Alfred Owre's legacy continues with relative's visit from Norway

Fridjtov Owre

Fridjtov Owre

Above (from left): Division of Dental Therapy Director Karl Self, Fridjtov Owre with his wife and son, and Division of Dental Hygiene Director Christine Blue at the University of Minnesota Dental Clinics.

The University of School of Dentistry’s past, present and future came together on June 26 as Moos Tower hosted a special visitor from Halden, Norway.

Inspired by a recent article in Dentistry Magazine about Dr. Alfred Owre, School of Dentistry dean (1905-27), as well as a video about the School’s facilities, Fridjtov Owre, a great-great-great nephew of the influential dean, paid Moos Tower a special visit.

Fridjtov, along with his wife and son, toured the Minnesota Dental Research Center for Biomaterials and Biomechanics [LINK] to see the latest in biomaterials research as well as the 9th floor dental clinics and the Advanced Simulation Clinic, which was of particular interest.

“I have worked with simulators – in particular with nuclear reactors simulators and oil field simulators during my time at the Institute for Energy Technology (an international research foundation based in Norway),” Fridtov Owre said prior to his visit. “In our experimental work at IFE, we use the simulators to investigate how nuclear operators react in very difficult situations and test whether various new technologies can help them in making good decisions. Therefore I would be very interested to visit your simulator lab and see how it (is) used in training young dentists.”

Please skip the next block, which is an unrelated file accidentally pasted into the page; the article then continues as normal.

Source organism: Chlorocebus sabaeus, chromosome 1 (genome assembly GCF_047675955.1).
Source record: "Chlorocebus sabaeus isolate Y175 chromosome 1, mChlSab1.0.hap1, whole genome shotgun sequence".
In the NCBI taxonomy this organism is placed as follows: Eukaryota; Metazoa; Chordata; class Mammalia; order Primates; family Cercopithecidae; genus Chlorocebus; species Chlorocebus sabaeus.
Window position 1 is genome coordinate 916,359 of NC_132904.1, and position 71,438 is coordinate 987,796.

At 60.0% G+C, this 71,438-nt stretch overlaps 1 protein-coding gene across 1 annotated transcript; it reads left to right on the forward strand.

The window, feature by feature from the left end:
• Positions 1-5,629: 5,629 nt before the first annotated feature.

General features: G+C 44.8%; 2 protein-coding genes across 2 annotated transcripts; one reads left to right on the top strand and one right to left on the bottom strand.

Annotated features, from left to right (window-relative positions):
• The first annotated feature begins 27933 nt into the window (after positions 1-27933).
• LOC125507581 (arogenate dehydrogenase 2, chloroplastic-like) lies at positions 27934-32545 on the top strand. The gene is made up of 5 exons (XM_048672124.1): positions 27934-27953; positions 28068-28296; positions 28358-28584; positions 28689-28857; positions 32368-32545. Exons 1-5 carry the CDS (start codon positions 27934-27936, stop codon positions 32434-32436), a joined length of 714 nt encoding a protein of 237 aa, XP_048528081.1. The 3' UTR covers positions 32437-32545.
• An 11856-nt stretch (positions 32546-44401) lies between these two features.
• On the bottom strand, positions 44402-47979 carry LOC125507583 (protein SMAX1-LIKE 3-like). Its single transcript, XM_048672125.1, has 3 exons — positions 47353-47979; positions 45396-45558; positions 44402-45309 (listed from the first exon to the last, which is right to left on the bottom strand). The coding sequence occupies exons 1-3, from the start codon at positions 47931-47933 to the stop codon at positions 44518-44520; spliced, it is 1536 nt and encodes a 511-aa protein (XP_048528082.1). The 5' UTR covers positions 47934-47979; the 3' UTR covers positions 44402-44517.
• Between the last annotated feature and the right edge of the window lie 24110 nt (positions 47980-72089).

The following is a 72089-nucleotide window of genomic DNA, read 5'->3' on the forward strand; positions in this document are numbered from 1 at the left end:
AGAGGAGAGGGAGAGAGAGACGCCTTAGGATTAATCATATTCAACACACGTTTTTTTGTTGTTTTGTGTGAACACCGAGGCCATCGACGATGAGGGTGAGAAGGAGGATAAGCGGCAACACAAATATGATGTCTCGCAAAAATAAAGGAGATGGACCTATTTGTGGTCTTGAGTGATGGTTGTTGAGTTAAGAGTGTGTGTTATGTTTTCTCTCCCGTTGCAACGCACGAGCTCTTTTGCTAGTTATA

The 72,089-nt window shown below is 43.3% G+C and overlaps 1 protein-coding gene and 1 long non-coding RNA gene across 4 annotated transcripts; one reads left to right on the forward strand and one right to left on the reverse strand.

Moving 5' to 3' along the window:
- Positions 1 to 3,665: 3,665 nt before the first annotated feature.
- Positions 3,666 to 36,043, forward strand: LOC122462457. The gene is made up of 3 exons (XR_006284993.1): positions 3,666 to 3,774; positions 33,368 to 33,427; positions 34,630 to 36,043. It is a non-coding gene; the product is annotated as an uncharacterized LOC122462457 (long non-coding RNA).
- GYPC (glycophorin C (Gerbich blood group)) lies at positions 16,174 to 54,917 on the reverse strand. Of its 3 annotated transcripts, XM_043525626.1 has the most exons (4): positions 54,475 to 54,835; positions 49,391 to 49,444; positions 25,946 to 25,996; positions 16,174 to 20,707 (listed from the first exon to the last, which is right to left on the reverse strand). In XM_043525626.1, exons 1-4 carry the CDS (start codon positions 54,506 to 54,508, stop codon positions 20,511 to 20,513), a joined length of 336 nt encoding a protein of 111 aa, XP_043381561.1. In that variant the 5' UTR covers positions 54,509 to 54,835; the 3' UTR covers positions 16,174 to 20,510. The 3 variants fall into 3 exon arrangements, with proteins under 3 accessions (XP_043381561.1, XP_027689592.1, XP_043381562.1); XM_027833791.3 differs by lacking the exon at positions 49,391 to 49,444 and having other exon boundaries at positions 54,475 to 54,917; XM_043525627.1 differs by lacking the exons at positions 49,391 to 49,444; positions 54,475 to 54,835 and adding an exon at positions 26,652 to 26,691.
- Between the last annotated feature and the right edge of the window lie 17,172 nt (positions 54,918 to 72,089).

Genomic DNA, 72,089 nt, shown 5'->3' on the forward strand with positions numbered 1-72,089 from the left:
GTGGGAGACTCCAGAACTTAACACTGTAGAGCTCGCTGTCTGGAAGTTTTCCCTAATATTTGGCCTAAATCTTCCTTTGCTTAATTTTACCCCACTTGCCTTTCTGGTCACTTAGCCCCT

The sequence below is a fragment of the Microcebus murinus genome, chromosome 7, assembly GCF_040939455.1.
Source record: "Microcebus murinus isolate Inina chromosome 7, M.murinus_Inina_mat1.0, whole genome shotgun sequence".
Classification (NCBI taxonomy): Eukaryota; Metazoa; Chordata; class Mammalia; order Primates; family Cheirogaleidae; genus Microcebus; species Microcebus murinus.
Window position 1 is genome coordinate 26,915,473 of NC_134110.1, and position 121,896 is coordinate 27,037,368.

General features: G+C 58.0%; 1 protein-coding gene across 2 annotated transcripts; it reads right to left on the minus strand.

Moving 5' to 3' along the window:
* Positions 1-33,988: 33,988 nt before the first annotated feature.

Alfred Owre was one of Minnesota's, as well as the nation's, most influential and innovative dentists and educators at the time. He was an early advocate in support of a science-based education, team-based care, and social responsibility, as well as an early adopter of a holistic approach to health and wellness. He advocated for dentistry to be taught and practiced as a branch of medicine rather than a separate discipline, started the second dental-school based education program for dental hygienists in the country, and furthered the idea that dentistry should be part of a well-rounded education benefiting all of society.

The school's current focus on evidence-based dentistry, team-based care, community outreach, and interprofessional education, as well as its diversified research program -- with research strengths in bone biology and craniofacial development; biomaterials and biomechanics; oral health disparities and community health; virology and microbiology; oral inflammation and cancer; and pain and the neurosciences -- are part of Dr. Alfred Owre's legacy.